Have you purchased wine based solely on the appeal of the label? Yeah, we thought so. Here are our top picks for wines that merge art with taste.
“Fine wine is the only true art that must be destroyed in order to be fully appreciated.”
Artist series wines make me suspicious. In fact, they almost scream of marketing endeavor. As such, I strain to imagine them as anything more than the end product of a strat- egy session of executive consultants aiming to further distinguish a winery’s portfolio of “select wines.” However, creating a wine so distinct as to remind us that art is one of our means to mediate the bounds of provincialism is a rare feat.
So finding a wine label that actually stands as symbol for the wine inside the bottle is almost impossible. I make the case there are a few.
Chateau Mouton Rothschild, perhaps the most famous and revered wine in the world, was the first to commission an artist to design the label for their wine with the 1924 vintage. It would later be resurrected as the modus operandi of the winery in 1945, coinciding with the victory over Germany in WWII, and since then has become the point of reference for the collision of art and wine. Since the first commission, artists of the order of Picasso, Kandinsky, Chagall, Haring, Motherwell, and many others have created labels for the Chateau, and the collection of the labels has been the focus of several exhibitions.
More recently, Manfred Krankl’s Sin Qua Non, a winery and winemaker that have reached a stratospheric kind of cult sta- tus, remind me of the potential relationship between art inside and outside the bottle. I have mentioned him before in some of the inaugural articles for this magazine, but examining the labels as art is a potential game of semiotics, and it is worth discovering if there are complex associations there, and not just a label. Krankl crafts both the wine and the art that becomes the labels for the wines which are made in a kind of garage in Ventura of mostly Syrah–each said to express the uniqueness of the wines that he believes are artistic expressions and one-of-a-kind works of art in them- selves. Each wine is given a name of the likes of Imposter McKoy, The Straw Man, Poker Face, Grenache Into the Dark, and so on.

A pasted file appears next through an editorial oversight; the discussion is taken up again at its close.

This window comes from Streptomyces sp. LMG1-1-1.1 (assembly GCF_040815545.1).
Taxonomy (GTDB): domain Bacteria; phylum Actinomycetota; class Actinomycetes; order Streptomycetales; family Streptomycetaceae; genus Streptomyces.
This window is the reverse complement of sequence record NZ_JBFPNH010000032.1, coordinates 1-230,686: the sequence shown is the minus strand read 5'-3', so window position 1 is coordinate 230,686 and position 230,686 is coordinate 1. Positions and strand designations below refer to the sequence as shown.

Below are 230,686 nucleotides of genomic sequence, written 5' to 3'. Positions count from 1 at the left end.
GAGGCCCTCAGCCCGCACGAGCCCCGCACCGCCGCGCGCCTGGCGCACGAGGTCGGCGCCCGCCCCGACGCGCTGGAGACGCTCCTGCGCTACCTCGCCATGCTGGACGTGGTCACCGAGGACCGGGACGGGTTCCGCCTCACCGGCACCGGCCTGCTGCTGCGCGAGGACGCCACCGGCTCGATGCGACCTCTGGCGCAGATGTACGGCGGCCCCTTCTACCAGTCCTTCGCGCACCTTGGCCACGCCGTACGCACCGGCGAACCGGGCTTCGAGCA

If art is a medium to connect interrelated but not aways obvious things and to uncover shades of meaning and signification, then perhaps a represen- tative sample of what work has been done and how it has been presented can form a spiderweb of interdependent references and examples of the words, images, ideas, and work that stand for the wine it shelters inside.
Then, each person can discern for herself if form, function, and representation are intended to be art or instead design–and if they are indeed that. And decipher, too, if it is accurate to call design that has been repurposed as art or vice versa, by some other name. Or, finally, just to revel in the pure creativity and whim of these labels and their makers.
Labels, Series, And Wines To Investigate
> Bill Harlan’s Bond
> Julien Courtois butterfly label
> Kenwood Artist Series
> Peter Lehmann’s Artist Series
> Amuse Bouche
> Gunter Gross’ design of Casanuova di Nittardi
> Krover Nacktorsch, and Martin Donatsch in Malans in Switzerland. Every year, the owner paints a huge painting and then cuts the painting thousands of tiny squares. Those squares are put on his best wine as a label. So each bottle is unique.